State-backed Chinese mouthpiece Global Times on Monday called the Group of Seven summit an 'anti-China workshop,' after Beijing summoned Japan's envoy and berated Britain in a fiery response to statements issued at the weekend G7 summit in Hiroshima.
A joint communique issued on Saturday singled out China on issues from Taiwan and nuclear arms to economic coercion and human rights abuses, underscoring the wide-ranging tensions between Beijing and the group of rich countries that includes the United States.
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'The US is pushing hard to weave an anti-China net in the Western world,' Global Times said in an editorial on Monday titled 'G7 has descended into an anti-China workshop.'
'This is not just a matter of brutal interference in China's internal affairs and smearing China, but also an undisguised urge for confrontation between the camps,' the editorial continued.
Beijing's foreign ministry said it firmly opposed the G7 statement and late Sunday said it had summoned Japan's ambassador to China as part of a pointed protest to the summit host.
Russia, a close ally of China that was also called out in the G7 statement over its invasion of Ukraine, said the summit was an 'incubator' for anti-Russian and anti-Chinese hysteria.
Separately, China's embassy in Britain on Sunday urged London to stop slandering China, after British Prime Minister Rishi Sunak said Beijing represents the world's greatest challenge to security and prosperity.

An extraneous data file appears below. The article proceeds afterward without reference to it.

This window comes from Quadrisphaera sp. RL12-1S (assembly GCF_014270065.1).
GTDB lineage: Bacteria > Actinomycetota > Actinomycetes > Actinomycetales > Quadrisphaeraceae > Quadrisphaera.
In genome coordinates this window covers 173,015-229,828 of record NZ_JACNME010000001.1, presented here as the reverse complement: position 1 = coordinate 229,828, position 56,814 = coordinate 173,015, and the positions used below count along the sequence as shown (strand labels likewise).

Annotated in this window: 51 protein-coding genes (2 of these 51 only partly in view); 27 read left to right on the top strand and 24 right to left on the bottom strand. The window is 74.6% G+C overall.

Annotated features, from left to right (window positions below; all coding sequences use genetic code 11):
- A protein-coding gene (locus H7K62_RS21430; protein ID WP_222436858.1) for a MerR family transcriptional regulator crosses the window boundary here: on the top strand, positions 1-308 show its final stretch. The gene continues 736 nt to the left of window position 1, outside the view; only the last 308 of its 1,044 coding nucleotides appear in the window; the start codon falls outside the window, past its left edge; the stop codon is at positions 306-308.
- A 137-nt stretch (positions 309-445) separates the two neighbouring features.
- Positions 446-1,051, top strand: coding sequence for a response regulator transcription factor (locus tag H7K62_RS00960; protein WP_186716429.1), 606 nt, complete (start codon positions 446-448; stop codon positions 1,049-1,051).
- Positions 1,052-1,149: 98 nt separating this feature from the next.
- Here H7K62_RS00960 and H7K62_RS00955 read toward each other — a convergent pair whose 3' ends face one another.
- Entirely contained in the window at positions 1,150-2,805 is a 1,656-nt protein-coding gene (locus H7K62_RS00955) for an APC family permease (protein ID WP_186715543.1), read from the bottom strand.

The communique issued by the G7, which also includes Canada, France, Germany and Italy, mentioned China 20 times, the most in recent years and up from 14 mentions in 2022.
As well as taking issue with G7 comments on Taiwan, which China claims as its own and says is an internal issue, Beijing also accused the United States and its allies of double standards over comments about nuclear buildup and the use of economic leverage.
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Despite Beijing's reaction, U.S. President Joe Biden said he expected a thaw in frosty relations with China 'very shortly.'
Some analysts, however, see no sign of any immediate easing of tensions, especially given Beijing's rapid rebuttal.
'Beijing's reaction - especially the early timing of its release - underlines that tensions in the region are already quite high and likely to increase further,' Moritz Rudolf, research scholar and fellow at Yale University's Paul Tsai China Center.
Chinese Vice Foreign Minister Sun Weidong summoned the Japanese ambassador to register protests over 'hype around China-related issues,' a ministry statement late on Sunday said.
Japan's ambassador to China, Hideo Tarumi, said it was natural for the G7 to refer to issues of common concern as it has done in the past and will continue to do so in the future as long as China does not change its behavior, according to a readout.
Wang Yiwei, an international relations professor at the Renmin University in Beijing, described China's overall reaction to the G7 communique as 'restrained' but singled out Japan as particularly provocative.
Leaders of the Group of Seven nations' meetings walk before the Atomic Bomb Dome, during a visit to the Peace Memorial Park as part of the G7 Leaders' Summit in Hiroshima, Japan, May 19, 2023.
Wang referred to Japan's summit venue, Hiroshima, the city flattened by an atomic bomb at the end of World War II, and its push for a joint statement on nuclear disarmament that raised concern about China's nuclear arsenal.
'The main thing that's happening here is Japan, using its position as the rotating chair, to create an anti-China movement,' Wang said.
Among the G7, Tokyo has also voiced some of the strongest concerns about China's muscular rhetoric around Taiwan, the democratic island that sits to the southwest of Japan.